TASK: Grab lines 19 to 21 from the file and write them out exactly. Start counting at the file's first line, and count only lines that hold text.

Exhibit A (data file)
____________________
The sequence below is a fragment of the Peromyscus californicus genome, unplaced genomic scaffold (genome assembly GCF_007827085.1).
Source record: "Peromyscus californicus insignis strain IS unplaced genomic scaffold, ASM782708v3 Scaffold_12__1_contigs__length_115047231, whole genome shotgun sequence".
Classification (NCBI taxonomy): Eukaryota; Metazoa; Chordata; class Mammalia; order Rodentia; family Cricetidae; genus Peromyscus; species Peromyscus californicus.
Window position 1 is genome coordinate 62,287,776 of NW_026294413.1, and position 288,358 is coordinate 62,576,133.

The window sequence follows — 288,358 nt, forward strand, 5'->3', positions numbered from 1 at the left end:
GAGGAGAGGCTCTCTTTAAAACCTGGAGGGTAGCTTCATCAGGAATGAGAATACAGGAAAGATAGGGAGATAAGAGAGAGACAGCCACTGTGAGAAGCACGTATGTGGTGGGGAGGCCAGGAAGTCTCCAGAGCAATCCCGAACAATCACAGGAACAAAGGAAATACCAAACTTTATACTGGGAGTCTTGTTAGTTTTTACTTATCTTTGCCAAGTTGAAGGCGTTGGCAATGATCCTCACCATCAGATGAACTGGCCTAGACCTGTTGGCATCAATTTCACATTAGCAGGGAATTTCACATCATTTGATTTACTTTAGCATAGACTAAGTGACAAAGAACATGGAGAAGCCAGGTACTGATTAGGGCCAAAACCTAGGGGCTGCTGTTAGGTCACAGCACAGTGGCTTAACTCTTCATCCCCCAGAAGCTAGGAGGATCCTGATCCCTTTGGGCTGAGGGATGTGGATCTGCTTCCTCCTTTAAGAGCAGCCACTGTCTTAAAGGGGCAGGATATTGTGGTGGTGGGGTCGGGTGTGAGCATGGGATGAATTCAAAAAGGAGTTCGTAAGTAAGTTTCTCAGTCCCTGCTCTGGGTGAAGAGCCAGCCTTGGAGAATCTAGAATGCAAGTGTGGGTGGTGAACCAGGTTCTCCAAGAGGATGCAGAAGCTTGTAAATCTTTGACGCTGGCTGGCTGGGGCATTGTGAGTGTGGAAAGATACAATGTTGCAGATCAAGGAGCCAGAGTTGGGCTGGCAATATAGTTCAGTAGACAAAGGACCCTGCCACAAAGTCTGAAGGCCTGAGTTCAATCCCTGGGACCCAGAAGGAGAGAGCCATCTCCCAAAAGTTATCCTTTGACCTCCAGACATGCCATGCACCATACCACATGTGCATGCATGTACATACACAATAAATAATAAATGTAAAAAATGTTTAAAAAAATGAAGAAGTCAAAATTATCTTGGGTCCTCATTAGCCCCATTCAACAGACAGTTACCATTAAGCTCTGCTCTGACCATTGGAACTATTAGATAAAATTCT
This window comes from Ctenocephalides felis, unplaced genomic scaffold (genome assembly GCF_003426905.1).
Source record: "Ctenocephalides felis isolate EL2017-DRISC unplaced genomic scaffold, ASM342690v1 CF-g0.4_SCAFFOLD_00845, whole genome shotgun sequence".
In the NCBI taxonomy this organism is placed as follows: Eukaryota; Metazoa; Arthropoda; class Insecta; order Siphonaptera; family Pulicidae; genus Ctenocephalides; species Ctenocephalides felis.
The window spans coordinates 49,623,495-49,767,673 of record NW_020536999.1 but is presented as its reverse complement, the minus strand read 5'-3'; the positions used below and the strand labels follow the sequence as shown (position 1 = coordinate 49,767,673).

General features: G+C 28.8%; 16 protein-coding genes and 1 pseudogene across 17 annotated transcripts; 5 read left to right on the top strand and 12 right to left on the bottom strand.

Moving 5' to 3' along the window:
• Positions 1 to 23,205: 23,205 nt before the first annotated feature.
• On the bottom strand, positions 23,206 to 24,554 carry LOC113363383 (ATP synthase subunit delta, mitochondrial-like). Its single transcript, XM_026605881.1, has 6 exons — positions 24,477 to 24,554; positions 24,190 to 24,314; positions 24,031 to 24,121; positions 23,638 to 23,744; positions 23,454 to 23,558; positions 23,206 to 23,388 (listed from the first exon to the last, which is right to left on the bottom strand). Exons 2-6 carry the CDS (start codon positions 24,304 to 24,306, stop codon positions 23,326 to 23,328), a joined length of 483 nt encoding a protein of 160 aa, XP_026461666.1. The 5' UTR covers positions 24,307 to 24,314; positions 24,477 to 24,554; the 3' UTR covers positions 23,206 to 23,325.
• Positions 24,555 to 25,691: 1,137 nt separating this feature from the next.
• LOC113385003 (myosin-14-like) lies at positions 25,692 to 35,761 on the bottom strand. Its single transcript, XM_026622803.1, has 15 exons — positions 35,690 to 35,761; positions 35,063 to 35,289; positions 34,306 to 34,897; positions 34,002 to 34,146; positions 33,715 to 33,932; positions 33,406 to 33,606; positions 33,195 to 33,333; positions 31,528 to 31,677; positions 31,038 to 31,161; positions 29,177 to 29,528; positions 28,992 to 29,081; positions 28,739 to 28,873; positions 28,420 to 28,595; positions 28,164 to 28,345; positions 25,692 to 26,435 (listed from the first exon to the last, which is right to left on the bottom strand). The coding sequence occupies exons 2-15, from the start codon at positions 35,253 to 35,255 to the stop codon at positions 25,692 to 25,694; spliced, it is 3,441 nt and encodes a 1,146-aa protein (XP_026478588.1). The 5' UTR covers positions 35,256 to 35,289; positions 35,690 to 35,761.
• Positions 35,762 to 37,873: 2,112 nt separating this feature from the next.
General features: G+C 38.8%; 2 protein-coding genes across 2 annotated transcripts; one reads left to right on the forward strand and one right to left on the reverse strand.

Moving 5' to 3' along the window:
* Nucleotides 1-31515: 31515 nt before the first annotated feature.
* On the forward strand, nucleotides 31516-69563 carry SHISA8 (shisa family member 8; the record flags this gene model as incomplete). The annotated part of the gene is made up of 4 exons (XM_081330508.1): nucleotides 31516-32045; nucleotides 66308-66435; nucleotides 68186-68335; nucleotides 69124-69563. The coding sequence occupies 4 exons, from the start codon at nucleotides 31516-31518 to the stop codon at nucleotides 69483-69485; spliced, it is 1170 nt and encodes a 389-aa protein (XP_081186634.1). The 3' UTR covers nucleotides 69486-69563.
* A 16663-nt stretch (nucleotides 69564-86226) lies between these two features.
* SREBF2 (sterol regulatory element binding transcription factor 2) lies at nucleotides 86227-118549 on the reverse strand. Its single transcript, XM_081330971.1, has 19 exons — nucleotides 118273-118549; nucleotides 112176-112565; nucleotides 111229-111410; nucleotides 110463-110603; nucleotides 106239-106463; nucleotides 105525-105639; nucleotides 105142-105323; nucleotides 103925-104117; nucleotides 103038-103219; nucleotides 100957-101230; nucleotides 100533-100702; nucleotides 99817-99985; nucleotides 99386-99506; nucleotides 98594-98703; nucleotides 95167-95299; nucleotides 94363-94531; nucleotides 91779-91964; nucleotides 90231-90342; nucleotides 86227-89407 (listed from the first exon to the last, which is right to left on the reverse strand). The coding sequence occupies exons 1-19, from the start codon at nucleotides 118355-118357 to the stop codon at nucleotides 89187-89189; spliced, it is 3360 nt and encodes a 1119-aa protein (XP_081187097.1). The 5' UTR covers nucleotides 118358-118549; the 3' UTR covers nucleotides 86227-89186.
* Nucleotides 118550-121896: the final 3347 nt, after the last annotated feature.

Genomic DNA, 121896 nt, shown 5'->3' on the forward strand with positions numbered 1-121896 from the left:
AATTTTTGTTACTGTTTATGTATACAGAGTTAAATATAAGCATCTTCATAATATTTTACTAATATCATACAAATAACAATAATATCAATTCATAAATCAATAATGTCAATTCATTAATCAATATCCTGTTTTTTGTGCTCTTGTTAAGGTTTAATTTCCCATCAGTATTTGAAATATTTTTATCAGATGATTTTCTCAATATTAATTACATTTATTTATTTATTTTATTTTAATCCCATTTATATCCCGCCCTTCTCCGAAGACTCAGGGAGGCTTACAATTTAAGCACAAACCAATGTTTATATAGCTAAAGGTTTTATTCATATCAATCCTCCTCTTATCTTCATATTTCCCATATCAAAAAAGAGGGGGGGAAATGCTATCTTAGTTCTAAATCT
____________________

Moving 5' to 3' along the window:
* Nucleotides 1-31515: 31515 nt before the first annotated feature.
* On the forward strand, nucleotides 31516-69563 carry SHISA8 (shisa family member 8; the record flags this gene model as incomplete). The annotated part of the gene is made up of 4 exons (XM_081330508.1): nucleotides 31516-32045; nucleotides 66308-66435; nucleotides 68186-68335; nucleotides 69124-69563. The coding sequence occupies 4 exons, from the start codon at nucleotides 31516-31518 to the stop codon at nucleotides 69483-69485; spliced, it is 1170 nt and encodes a 389-aa protein (XP_081186634.1). The 3' UTR covers nucleotides 69486-69563.